The stark juxtaposition of the narrator’s guileless, childlike observations with the appalling realities of Auschwitz and World War II make this book utterly unique and unforgettable. Shmuel and Bruno form a lasting, affectionate friendship, unsullied by the prejudices tearing their families apart. In viewing the Holocaust through Bruno’s perspective, the reader grapples with the complexity of the human condition, the atrocities of war, and the evil that conceived of and permitted the Holocaust to occur. In writing The Boy in the Striped Pyjamas, Boyne challenges us all to closely examine ourselves, to recognize our common humanity, and to guard vigilantly against anything like the Holocaust from ever happening again.

In an age rife with divisiveness, The Boy in the Striped Pyjamas is particularly relevant for Christian audiences. It urges us to recognize all people as bearers of the Imago Dei and reminds us, in hauntingly simple prose, that we must become like little children in order to possess the Kingdom.

Note: This review uses the original UK spelling of “pyjamas.” US editions have changed the title to reflect the common American spelling of “pajamas.”

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The Life We Never Expected by Andrew & Rachel Wilson

Written by the parents of two autistic children, The Life We Never Expected contains a wealth of wisdom and practical strategies for raising children with special needs. Keenly insightful and concise enough even for the most sleep-deprived parent, this book radiates empathy and vulnerability as the Wilsons reflect on their parenting experience through five cycles of five repeating themes: weeping, worshipping, waiting, witnessing, and breathe.

The “Weeping” chapters discuss the importance of lamentation and grieving, both before God and with others. As a caretaker of the physically disabled and of children with special needs, these sections deeply resonate with my experience. The book normalizes the anxiety and distress of parents, bringing those emotions into the congregation so that we might “bear one another’s burdens” more honestly.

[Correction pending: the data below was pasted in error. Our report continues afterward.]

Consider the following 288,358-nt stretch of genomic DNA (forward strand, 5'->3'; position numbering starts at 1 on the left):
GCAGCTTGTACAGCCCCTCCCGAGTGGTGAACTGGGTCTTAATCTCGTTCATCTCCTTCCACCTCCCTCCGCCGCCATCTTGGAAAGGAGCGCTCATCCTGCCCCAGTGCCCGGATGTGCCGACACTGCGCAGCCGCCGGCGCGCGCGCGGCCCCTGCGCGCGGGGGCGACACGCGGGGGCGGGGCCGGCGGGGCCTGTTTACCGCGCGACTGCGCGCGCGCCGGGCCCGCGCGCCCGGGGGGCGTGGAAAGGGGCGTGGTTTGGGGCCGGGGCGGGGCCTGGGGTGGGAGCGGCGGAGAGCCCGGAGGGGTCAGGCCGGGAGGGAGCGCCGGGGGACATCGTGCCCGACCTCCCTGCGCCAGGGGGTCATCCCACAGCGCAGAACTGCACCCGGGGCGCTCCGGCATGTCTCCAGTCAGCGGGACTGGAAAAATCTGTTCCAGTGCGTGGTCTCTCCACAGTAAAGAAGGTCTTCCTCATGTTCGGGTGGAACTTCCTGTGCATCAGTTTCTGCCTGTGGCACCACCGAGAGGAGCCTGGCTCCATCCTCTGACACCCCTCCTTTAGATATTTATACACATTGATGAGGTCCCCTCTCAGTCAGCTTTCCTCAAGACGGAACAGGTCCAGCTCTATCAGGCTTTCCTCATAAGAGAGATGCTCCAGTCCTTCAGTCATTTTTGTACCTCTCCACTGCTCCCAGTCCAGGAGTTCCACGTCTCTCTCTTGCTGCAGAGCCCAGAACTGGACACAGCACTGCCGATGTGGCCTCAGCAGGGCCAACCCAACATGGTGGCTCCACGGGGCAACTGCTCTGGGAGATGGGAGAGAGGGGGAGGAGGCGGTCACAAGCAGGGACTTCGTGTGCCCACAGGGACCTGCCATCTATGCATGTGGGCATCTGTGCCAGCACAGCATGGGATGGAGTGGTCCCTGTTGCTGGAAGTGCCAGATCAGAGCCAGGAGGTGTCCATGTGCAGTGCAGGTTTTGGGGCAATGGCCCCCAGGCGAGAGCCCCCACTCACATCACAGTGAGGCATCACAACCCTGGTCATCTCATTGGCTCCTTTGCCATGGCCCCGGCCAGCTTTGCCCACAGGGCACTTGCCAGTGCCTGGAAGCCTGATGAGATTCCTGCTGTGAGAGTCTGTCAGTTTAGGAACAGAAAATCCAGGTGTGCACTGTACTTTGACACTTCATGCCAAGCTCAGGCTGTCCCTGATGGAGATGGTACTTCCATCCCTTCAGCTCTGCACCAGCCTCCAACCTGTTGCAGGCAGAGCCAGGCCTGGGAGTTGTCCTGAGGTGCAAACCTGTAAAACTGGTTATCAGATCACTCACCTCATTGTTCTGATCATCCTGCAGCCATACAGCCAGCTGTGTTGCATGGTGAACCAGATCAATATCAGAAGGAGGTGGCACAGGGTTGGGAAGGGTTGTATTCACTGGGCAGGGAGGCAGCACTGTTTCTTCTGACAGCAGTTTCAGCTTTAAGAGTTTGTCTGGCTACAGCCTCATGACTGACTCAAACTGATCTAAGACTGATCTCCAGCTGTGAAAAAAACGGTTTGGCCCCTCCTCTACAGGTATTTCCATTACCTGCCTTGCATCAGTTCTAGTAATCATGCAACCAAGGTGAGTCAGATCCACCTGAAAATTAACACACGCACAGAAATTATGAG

The parts on “Worshipping” serve as devotionals, emphasizing the priority of the spiritual life in the face of relentless challenges. One of my favorite chapters discusses the preeminence of joy in biblical worship. Andrew quotes C.S. Lewis saying, “It is a Christian duty for everyone to be as happy as he can.” He then reflects on how this “fight for joy” impacts his ability to parent and live well, sharing strategies for finding joy in the Lord.

The “Waiting” sections offer theological reflections on some of our deepest questions, as Christians living in a world fraught with trauma and sorrow. How can we maintain hope in the face of unanswered prayer? How does the parent of a regressing autistic understand the Bible’s healing narratives? These questions are thoughtfully and sensitively explored.

The “Witnessing” chapters alternate between the witness offered by special needs individuals, and the personal witness of God’s faithful care for the Wilson family. One especially poignant story involves a boy with Down’s syndrome. In his infancy, someone prophesied that he would touch nations. At the time, this seemed like a painful reminder of the impossible. But years later, that child met a visitor from Kenya. Astonished by the child’s genuine love for God, the man later accepted a government post advocating for children with special needs.

This vibrant little book reaches an extraordinary level of depth for its brevity. I recommend it not only for caretakers and parents of special needs children, but also for new parents, those in ministry, and anyone struggling to maintain faith in the midst of overwhelming, life-changing circumstances.

Looking for more advice on parenting, especially through difficult seasons? On November 10th-11th, Stone Hill will be holding a forum on parenting teens. Learn more here.

Learn more about the book:

Andrew Wilson on the book’s publication (THINK)

Author interview (Jelly Telly Parenting)

Publisher’s site, with excerpt

Public library / B&N / IndieBound / Amazon